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Monthly Archives

June 2020

So…what does the microbiome actually do?

By | Uncategorized

 

So…what does the microbiome actually do?

 

It’s true, we have a non-human entity living inside all of us that plays a super important role for our health! It’s pretty sci-fi! Our microbiome has several functions, here are four of the most important:

  • It consumes fibre – which means that fibre actually feeds the good gut bacteria in our large intestine, keeping them healthy and well populated. A byproduct of this fermentation process is short chain fatty acid production (butyrate being the most important) which acts as an energy source for our colon cells. This can keep inflammation down, prevent leaky gut, and help to keep bowel cancer away.
  • It helps to regulate immune function. It’s estimated that around 70-80% of immune cells are in the gut. The microbiome communicates and interacts with the immune cells, and influences the way our body reacts and responds to different antigens.
  • It synthesises certain vitamins – like thiamine (B1), riboflavin (B2), pantothenic acid (B5), biotin (B7), folic acid (B9) as well as a large proportion of your daily vitamin K needs.
  • It also manufacturers neurochemicals – including neurotransmitters like GABA, dopamine and serotonin. You’ll be shocked to learn that 95% of your serotonin – the feel good neurotransmitter – is produced by the microbiome in your gut!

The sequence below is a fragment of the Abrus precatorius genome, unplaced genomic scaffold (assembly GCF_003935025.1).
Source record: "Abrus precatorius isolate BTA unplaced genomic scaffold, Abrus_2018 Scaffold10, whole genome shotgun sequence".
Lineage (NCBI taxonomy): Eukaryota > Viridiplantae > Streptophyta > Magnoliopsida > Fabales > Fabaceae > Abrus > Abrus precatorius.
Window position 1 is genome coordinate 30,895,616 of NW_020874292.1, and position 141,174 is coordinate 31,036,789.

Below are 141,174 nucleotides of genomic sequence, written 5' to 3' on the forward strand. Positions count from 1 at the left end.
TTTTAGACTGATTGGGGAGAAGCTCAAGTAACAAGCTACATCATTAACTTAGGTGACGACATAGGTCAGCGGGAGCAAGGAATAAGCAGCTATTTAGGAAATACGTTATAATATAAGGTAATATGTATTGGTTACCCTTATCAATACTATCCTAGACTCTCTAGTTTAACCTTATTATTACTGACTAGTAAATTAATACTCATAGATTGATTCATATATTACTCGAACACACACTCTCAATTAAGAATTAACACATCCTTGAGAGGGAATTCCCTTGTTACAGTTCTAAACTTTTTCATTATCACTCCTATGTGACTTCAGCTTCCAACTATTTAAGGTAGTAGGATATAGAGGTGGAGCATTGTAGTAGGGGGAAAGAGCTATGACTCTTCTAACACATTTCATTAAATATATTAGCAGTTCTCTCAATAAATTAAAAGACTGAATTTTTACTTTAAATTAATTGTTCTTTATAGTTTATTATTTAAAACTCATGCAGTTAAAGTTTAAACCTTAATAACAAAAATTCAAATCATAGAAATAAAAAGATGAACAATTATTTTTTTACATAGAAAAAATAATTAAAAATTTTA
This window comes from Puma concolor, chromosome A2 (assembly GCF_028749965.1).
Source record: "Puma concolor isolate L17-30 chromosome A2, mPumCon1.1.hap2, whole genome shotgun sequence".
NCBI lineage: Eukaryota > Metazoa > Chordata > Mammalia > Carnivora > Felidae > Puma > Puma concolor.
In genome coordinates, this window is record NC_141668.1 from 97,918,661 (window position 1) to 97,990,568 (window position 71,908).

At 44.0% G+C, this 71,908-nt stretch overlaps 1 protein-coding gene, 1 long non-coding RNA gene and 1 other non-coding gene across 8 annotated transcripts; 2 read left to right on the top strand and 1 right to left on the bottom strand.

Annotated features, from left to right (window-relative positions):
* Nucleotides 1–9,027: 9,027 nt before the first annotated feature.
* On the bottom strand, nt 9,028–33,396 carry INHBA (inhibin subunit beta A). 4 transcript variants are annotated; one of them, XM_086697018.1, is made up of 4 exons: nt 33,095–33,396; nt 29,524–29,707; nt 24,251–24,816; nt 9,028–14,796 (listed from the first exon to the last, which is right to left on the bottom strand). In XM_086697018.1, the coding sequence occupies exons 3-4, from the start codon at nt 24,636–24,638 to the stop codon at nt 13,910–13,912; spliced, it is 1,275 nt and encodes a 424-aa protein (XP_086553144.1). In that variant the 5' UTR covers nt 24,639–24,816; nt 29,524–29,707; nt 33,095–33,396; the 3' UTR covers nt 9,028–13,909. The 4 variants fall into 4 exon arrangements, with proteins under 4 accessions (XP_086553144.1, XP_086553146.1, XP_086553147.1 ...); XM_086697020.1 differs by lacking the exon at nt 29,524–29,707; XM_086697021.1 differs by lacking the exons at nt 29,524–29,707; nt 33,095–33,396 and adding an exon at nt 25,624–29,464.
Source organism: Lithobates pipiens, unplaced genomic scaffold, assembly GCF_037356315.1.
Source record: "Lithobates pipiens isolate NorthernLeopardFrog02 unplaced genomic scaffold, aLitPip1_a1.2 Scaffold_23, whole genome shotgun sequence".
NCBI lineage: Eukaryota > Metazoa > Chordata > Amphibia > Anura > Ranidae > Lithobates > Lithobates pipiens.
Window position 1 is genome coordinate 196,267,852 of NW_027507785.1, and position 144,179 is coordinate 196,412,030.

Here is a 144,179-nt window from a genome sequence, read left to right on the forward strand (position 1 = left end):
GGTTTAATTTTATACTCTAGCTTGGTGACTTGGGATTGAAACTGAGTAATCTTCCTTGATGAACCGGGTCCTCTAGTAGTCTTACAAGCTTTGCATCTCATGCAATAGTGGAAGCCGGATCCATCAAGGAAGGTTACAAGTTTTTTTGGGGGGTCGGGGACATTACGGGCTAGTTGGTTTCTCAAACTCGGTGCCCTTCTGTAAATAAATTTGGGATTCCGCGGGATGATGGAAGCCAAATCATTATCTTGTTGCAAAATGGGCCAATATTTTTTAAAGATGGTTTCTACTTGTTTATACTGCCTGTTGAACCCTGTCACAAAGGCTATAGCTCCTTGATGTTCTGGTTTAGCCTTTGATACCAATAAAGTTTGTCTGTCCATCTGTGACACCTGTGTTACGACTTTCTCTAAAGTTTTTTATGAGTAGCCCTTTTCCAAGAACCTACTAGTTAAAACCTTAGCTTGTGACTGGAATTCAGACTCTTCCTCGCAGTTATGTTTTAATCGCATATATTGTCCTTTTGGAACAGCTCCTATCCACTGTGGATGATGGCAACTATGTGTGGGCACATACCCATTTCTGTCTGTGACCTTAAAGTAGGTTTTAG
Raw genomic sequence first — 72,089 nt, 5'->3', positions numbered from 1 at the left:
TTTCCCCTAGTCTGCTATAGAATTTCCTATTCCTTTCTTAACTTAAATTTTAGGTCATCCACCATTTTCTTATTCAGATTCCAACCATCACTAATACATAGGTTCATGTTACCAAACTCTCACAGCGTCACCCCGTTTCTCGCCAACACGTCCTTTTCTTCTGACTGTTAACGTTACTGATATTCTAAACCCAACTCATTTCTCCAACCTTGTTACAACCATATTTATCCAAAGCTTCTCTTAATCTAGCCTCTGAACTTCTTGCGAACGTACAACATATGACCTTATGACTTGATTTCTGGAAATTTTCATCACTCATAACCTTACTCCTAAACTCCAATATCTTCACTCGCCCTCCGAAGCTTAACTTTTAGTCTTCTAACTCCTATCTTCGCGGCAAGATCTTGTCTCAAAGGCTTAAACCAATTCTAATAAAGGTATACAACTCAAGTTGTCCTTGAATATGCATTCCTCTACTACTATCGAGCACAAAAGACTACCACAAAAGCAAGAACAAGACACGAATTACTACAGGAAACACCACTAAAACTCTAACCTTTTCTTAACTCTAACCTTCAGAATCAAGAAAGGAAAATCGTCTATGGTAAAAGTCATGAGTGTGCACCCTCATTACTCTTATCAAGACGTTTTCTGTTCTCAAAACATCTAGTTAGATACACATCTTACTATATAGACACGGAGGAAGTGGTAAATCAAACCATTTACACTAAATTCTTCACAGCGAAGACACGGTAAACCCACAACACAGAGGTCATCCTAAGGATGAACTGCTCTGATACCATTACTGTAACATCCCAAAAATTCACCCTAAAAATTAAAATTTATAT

Book a free 15 minute health discussion with me here to see whether your gut may be operating at optimum level.

Tessa

Dysbiosis; what is it and what could possibly go wrong?

By | Uncategorized

Dysbiosis, what is it and what could possibly go wrong?

HINT: it covers more than just gut-related symptoms!

Your microbiome is like a rainforest ecosystem, what happens when the soaring trees that provide the foundation for this eco system, your beneficial gut bacteria, are wiped out or reduced greatly in number? While it’s normal to have some weeds in the rainforest, given the opportunity they will overgrow and take over the ecosystem. This is how opportunistic bacteria can behave in your gut creating an imbalance in the eco system. We call this dysbiosis.

  • These opportunistic bacteria contain a toxin in their cell wall called lipopolysaccharides (also known as LPS)
  • When you have dysbiosis It is highly likely that the associated inflammation & GIT disfunction will be causing some degree of leaky gut or intestinal permeability.
  • High levels of LPS due to the microbiome dysbiosis can make their way through the wall of the large intestines, thanks for nothing leaky gut, and into the bloodstream where they can cause all sorts of problems by placing a burden on liver function and crossing the blood brain barrier causing depression or cognitive disfunction like poor memory, brain fog and fatigue.
  • Other conditions that have been linked to high levels of circulating LPS include:
    – Alzheimers
    – Parkinsons
    – Behavioural disorders
    – Liver disease
    – Diabetes
  • The inflammation caused by a dysbiotic gut can cause a cascade effect that can cause a breakdown of digestion function leading to disordered bowel motions and digestion as seen in IBS and food intolerances.
  • Dysbiosis has also been linked to IBS, inflammatory bowel disease, diabetes, obesity, intestinal permeability (aka leaky gut), liver disease, neurological conditions, eczema and allergies – especially in children and infants.

If you’re concerned about dysbiosis we can arrange a non-invasive stool test to measure the bacterial levels and see what effect it may be having on your health.

Tessa

P.S. If you think this information may benefit someone you care about, please share it with them below

Book a free 15 minute health discussion with me here to discuss your health and see if we are a good fit to work together.